2 Years
0 found helpful
Question
0 found helpful
Buster
Pomeranian foxy cross
2 Years

Buster barks inappropriately, he will bark at my husband and kids even once he realizes its them. Also visitors or strangers that come over he will keep barking even after I have told him no, he will go hide around the section and continue to bark. When we are out he his fine. It's just at home. It's very annoying and causes resentment. Sometimes he will bark and jump up at seemingly nothing or a noise from the next room.

Caitlin Crittenden
Caitlin Crittenden
Dog Trainer
662 Dog owners recommended

Hello Nicole, Check out the videos linked below on desensitizing a dog to things that trigger their barking - it sounds like pup has become overly sensitive to triggers and it's become habitual now. Barking at guests: https://www.youtube.com/watch?v=bpzvqN9JNUA Barking at noises: https://www.youtube.com/watch?v=Jp_l9C1yT1g Best of luck training, Caitlin Crittenden

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Donna
Treat
1 Month
0 found helpful
Question
0 found helpful
Donna
Treat
1 Month

Adonis

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Question
Tesla
German Shepherd
3 Years
0 found helpful
Question
0 found helpful
Tesla
German Shepherd
3 Years

Tesla goes to our neighbors fence and barks incessantly. She will turn around and look at our back door to see if we are going to let her in. We play with her outside, she relaxes when we are in the house. The neighbor kids will kick a soccer ball around in their backyard and that gets her going also. We are at our wits end. When we are outside with her and the neighbors are out in their backyard, she doesn't bark at them hardly at all. I feel the barking is to get our attention and to let her back in the house. Any suggestions would be greatly appreciated.

Caitlin Crittenden
Caitlin Crittenden
Dog Trainer
662 Dog owners recommended

Hello Ed, There are two routes to take here. The first is to desensitize pup to your neighbors. This will be considerably easier if your neighbor likes dogs and is willing to help. If not, you will just have to be vigilant to work on this whenever the opportunity is present, and recruit a friend the dogs don't know to be a stand-in neighbor at a different part of the fence (obviously not in your neighbor's yard), but still outside the fence, so that you can set up training sessions often. The second option is to use a bark collar so that pup is interrupted for their barking, then reward for a calm response instead barking once pup gets quiet - including both types of training. Check out the article linked below on desensitizing pup to something behind a fence. The article is about a dog barking at another dog behind the fence but the basic method is the same whether it's a person or dog behind the fence. If your neighbor is willing to help, they can toss treats over the fence instead of you handing them to pup when pup reacts calmly and quietly - that way your neighbor can reward the quietness when the barking tends to happen and you watch from inside. You can additionally reward pup by walking outside when pup gets quiet for a few seconds, instead of while pup is still barking - since it may be attention seeking. Do not reward the reactivity or barking though - only calmness and quietness. https://www.youtube.com/watch?v=3n_fPKPLA2g&list=PLXtcKXk-QWojGYcl1NCg5UA5geEnmpx4a&index=11&t=51s If your neighbor wouldn't be willing to help, recruit a friend to be outside your fence and practice with that friend's help. I also suggest rewarding pup for being quiet around the neighbor while you are outside, and pup is making the good choice of not barking while you are out there and the neighbor is present - even though additional training will also be needed since it tends to happen most when you are inside. You may need to take pup potty on leash in the front yard, or just go outside with pup since pup is usually quiet when you are there, for a bit to prevent poor reactions during potty trips at times when you aren't prepared to train - so that you don't undo your training efforts. Keeping treats on hand for all potty breaks (by having a small ziplock by the door that you can grab quickly), will help you be prepared to train in real life scenarios that come up whenever you take them potty and the neighbor happens to come out though. Finally, since the issue is happening while you are inside and may be attention seeking, in addition to rewarding the quietness - which is more than half of the training needed, so don't skip that part, you may also need to use an interrupter like a high quality stimulation or vibration bark collar - don't use citronella though, it's tends to linger and be overly harsh because of how sensitive a dog's sense of smell is. Best of luck training, Caitlin Crittenden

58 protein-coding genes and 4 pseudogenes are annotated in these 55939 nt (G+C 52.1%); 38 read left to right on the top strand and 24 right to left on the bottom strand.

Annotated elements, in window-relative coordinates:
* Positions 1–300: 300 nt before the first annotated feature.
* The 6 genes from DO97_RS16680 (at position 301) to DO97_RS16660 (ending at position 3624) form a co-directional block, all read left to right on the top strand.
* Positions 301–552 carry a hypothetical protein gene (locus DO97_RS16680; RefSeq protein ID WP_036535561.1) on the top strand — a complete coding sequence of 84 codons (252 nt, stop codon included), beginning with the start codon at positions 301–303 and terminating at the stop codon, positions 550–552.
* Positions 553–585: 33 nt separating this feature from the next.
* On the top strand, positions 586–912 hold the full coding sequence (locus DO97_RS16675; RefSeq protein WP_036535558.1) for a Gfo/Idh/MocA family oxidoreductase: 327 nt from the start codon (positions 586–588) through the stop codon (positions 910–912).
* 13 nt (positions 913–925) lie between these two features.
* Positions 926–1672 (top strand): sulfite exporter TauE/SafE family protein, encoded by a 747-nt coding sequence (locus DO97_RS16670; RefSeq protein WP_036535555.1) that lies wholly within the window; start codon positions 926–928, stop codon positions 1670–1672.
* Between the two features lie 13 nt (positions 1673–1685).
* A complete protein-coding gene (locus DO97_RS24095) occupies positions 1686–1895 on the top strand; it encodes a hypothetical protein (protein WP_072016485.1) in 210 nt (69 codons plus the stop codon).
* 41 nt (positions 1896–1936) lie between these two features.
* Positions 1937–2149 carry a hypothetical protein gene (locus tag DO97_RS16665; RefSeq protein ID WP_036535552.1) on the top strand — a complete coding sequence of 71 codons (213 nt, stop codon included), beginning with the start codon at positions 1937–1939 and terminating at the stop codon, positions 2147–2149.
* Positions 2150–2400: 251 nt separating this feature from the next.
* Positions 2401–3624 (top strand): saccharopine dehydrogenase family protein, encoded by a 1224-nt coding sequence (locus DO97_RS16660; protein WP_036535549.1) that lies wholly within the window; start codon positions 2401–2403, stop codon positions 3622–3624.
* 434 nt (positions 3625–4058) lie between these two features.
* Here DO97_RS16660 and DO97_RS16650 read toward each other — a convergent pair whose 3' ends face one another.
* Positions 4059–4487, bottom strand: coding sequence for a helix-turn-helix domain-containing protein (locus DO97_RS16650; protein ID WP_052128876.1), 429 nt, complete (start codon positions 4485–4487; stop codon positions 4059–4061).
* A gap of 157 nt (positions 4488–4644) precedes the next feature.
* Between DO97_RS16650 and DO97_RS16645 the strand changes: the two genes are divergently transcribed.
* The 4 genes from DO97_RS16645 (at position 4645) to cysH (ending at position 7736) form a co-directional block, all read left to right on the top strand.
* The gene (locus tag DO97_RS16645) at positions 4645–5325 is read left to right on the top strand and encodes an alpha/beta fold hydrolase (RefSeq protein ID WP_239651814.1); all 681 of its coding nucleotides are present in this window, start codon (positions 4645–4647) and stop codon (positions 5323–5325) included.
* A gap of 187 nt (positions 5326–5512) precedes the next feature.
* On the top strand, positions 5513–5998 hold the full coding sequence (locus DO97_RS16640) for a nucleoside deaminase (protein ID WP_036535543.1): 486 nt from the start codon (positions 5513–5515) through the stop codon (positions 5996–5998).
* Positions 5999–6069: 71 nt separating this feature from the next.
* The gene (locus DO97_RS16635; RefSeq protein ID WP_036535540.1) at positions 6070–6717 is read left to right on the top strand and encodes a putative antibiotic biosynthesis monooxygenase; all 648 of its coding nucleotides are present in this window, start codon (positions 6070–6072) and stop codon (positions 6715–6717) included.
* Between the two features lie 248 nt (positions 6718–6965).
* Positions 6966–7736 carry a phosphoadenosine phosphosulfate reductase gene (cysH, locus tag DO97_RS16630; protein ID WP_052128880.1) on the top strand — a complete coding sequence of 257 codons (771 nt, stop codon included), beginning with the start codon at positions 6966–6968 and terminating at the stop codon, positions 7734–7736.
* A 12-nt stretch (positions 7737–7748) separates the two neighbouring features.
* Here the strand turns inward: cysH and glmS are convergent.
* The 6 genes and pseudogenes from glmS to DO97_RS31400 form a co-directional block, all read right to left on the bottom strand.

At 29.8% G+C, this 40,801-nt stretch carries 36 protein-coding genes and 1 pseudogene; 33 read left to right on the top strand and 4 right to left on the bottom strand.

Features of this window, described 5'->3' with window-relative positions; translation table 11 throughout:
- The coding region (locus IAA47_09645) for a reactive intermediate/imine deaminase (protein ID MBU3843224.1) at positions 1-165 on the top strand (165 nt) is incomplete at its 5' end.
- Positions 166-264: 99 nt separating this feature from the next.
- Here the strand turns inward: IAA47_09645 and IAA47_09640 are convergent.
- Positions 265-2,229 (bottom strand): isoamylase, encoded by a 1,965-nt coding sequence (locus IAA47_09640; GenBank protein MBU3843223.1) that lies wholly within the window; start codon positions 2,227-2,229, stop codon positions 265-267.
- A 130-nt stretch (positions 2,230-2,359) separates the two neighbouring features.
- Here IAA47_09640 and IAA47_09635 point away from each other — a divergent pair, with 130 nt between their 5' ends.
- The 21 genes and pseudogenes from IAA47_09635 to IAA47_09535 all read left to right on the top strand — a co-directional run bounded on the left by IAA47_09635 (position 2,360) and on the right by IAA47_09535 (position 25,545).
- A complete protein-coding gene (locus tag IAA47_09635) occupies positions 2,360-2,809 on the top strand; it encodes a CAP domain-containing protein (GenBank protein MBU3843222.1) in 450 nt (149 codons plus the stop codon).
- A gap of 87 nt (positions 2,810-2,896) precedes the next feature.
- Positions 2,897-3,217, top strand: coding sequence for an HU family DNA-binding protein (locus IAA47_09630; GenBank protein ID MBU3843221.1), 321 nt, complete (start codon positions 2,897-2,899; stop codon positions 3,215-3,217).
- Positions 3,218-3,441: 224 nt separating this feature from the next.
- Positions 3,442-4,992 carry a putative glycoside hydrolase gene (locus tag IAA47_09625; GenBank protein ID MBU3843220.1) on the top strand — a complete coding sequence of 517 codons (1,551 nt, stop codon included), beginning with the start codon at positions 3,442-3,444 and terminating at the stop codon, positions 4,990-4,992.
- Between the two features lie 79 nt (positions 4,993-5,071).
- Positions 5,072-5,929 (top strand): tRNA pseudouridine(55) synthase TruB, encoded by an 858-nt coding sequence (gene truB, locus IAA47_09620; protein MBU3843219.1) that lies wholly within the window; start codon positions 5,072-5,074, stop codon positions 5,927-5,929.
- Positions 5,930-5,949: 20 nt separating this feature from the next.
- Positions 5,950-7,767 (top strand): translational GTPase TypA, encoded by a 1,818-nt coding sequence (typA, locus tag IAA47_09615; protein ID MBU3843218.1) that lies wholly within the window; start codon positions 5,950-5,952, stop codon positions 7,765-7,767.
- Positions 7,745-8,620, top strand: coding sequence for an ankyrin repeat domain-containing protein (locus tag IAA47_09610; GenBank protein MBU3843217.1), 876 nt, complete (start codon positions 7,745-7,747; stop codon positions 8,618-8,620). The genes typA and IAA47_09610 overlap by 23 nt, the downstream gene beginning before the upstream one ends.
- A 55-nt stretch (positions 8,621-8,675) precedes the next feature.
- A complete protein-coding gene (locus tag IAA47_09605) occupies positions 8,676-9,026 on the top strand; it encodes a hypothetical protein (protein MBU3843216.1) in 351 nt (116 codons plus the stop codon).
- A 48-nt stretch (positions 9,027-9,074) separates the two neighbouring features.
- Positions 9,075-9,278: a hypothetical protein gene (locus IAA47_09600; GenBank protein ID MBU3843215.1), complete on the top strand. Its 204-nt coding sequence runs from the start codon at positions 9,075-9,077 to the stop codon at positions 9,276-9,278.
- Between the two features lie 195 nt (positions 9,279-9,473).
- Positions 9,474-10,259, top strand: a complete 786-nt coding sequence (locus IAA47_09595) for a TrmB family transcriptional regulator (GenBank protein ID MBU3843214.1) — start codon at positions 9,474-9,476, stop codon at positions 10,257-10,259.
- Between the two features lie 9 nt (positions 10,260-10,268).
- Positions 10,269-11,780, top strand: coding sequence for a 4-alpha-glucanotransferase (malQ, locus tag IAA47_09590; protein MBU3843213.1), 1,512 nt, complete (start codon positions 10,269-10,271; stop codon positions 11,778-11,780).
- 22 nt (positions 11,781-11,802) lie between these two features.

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Cinders
Miniature Schnauzer
7 Months
1 found helpful
Question
1 found helpful
Cinders
Miniature Schnauzer
7 Months

Cinders will bark loudly at other dogs if she can’t be close to them, not everyone wants her near there dog even though if she could get close she only really wants to play

Caitlin Crittenden
Caitlin Crittenden
Dog Trainer
662 Dog owners recommended

Hello Gail, See if there is a puppy class that you can join in your area to help with socialization if you are able, especially a fenced outdoor class. https://www.petful.com/behaviors/puppy-classes-when-to-start/ Check out the article linked below and see if you can recruit friends with well mannered dogs to practice the passing approach method and walking together method with pup to desensitize pup to other dogs as well. Passing approach and Walking together method: https://wagwalking.com/training/greet-other-dogs Finally, check out the article linked below and work on teaching pup the Quiet command. After pup learns that command well, use the Quiet command to instruct pup not to bark before they begin or after they start and reward quietness at those times, but ALSO reward pup for a calm response around other dogs when they stay quiet in the first place. https://wagwalking.com/training/train-a-shih-tzu-puppy-to-not-bark Best of luck training, Caitlin Crittenden